Keeping my “Eating Out” monster in check

I actually don’t enjoy eating out.

I’ve done it so much as a consultant when I was on contracts, that the idea of going to a restaurant every breakfast, lunch and dinner makes me slightly nauseous.

See, as a consultant, you end up excitedly surveying what your options are around you, but when you only end up loving 2 restaurants, you go to the same 2 restaurants every day.

Then you pick only 3 meals you like from each restaurant (or less), every day.

So you end up eating 6 meals x 6 months = too much eating out.

That said, when I visit cities that have food I know cannot be found elsewhere (hello! Montreal & macarons!), I get a little excited that it is so easily accessible that I can sometimes go overboard.

(Like last month. I spent a lot of money on treats and snacks :P)


How much do you spend on each meal out?

Multiply that by 90.

That’s your substitute “grocery budget”, and if the number shocks you, then it should shock you into eating out less.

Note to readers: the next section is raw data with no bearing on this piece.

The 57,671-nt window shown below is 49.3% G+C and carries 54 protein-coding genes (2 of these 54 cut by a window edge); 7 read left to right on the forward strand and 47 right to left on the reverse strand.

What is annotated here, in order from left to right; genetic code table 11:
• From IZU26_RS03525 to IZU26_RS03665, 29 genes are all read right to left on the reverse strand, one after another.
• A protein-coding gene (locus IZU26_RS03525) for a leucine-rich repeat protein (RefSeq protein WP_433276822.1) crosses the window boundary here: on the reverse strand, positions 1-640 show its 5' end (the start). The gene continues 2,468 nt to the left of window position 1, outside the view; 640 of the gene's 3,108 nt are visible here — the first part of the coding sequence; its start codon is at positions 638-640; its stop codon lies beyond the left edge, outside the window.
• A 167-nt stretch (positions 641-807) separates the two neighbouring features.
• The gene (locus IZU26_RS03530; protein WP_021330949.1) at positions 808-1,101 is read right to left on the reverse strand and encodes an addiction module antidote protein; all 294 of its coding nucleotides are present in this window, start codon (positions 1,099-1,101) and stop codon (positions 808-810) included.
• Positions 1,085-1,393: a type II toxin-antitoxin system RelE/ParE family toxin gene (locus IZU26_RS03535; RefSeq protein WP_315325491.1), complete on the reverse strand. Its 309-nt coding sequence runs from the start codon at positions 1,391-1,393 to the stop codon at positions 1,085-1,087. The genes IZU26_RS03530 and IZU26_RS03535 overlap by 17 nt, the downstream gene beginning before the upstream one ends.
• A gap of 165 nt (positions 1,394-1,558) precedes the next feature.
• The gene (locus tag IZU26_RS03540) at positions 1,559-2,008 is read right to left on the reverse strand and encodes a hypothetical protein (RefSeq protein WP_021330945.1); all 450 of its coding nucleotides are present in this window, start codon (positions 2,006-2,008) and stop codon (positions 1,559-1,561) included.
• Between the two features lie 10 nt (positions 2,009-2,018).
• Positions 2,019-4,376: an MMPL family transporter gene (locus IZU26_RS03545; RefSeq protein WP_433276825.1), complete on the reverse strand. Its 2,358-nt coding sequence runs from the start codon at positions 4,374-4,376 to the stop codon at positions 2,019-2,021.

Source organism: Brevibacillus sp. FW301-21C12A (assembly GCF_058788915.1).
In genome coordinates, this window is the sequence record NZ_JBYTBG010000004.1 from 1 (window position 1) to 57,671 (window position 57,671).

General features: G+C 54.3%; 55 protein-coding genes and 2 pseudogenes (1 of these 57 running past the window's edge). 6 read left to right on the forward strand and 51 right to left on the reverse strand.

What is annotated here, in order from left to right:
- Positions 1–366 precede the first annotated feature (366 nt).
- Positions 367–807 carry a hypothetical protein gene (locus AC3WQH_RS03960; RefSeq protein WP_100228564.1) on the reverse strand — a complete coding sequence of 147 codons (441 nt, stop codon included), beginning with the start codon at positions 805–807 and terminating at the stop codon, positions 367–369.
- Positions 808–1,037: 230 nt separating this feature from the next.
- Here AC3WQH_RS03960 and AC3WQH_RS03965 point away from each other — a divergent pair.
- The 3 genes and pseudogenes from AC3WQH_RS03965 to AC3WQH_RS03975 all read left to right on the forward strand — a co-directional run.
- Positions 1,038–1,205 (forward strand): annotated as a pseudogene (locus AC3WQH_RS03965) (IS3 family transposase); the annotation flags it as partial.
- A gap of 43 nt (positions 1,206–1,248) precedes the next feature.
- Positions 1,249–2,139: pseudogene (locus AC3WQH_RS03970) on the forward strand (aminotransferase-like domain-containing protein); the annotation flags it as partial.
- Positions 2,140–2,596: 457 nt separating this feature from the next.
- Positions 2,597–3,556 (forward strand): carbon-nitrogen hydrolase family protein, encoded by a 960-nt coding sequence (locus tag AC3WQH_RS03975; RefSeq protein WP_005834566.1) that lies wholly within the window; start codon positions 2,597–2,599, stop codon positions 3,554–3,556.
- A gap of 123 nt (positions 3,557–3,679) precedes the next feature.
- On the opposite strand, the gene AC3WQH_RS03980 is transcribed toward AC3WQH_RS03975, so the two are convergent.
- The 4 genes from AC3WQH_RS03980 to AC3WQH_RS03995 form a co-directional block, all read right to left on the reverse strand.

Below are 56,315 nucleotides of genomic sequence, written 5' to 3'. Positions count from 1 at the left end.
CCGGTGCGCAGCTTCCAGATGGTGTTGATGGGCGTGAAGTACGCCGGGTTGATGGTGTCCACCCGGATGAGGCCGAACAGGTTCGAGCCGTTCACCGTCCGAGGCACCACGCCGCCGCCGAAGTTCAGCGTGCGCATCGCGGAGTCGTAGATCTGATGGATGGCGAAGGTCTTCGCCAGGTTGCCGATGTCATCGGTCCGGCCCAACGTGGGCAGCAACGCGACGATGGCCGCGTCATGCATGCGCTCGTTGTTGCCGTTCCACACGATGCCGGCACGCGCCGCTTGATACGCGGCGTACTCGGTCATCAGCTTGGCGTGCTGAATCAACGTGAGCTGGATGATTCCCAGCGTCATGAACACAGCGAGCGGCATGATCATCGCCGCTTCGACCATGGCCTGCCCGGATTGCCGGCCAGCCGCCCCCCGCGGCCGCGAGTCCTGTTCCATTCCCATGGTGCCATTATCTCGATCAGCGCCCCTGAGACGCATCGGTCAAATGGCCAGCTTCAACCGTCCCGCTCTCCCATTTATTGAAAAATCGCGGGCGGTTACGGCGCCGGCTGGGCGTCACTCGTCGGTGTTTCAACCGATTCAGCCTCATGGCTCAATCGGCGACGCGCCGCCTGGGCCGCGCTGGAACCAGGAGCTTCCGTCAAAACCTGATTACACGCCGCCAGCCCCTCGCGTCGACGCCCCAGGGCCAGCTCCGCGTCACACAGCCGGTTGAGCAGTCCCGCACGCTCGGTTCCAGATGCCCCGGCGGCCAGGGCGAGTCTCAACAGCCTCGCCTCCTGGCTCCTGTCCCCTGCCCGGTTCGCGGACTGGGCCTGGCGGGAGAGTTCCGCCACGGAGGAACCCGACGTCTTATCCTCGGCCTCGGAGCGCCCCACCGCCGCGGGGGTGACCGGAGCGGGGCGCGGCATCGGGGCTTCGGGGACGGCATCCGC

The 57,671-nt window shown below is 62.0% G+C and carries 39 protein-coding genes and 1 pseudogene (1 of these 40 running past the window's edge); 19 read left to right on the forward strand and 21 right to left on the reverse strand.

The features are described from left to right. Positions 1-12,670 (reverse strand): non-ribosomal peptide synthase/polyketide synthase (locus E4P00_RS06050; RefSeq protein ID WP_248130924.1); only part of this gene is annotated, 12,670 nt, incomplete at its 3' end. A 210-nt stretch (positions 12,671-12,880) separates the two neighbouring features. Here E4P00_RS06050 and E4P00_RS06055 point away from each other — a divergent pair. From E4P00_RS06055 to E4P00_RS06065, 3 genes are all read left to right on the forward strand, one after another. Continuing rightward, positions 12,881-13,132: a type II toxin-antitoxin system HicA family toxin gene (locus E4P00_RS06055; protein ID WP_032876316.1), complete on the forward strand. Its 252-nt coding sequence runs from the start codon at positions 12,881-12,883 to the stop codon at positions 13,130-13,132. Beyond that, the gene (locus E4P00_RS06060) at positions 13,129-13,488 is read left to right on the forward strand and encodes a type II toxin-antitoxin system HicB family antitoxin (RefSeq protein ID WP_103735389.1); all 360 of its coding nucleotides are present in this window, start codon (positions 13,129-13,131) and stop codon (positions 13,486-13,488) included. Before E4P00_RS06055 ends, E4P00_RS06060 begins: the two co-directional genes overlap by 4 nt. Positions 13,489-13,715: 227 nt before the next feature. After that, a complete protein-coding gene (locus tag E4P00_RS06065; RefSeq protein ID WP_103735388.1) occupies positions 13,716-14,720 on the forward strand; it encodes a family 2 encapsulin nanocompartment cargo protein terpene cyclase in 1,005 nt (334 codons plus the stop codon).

90 = 3 meals a day, 30 days a month.

It is unrealistic, but it is a good way for me to “see the big picture”.

For example, I like banh mi vietnamese pork sandwiches and an aloe drink. They cost $2.75 each, tax included and $2 for the drink.

$4.75 x 90 =Β  $427.50

Now look at it for the whole year: $5130!

A close, cool $5000-ish amount on food each year JUST for eating out. And I’d probably be bored with that combination every single time.

I could also get water to ‘save’, but good restaurant meals start around AT LEAST $15 each (tax and tip included). Most times, you’re looking at $20 – $30.

$15 x 90 = $1350/month just in eating out!! Or $16,200 a year!

$20 x 90 = $1800/month or $21,600 a year.

$30 x 90 = $2700/month or $32,400 a year.

How about groceries being replaced by eating out?

What about all of the leftover money I saved?

Magic word: Saved.

I didn’t eat that extra money.

I saved it.

About the Author

Just a girl trying to find a balance between being a Shopaholic and a Saver. I cleared $60,000 in 18 months earning $65,000 gross/year. Now I am self-employed, and you can read more about my story here, or visit my other blog: The Everyday Minimalist.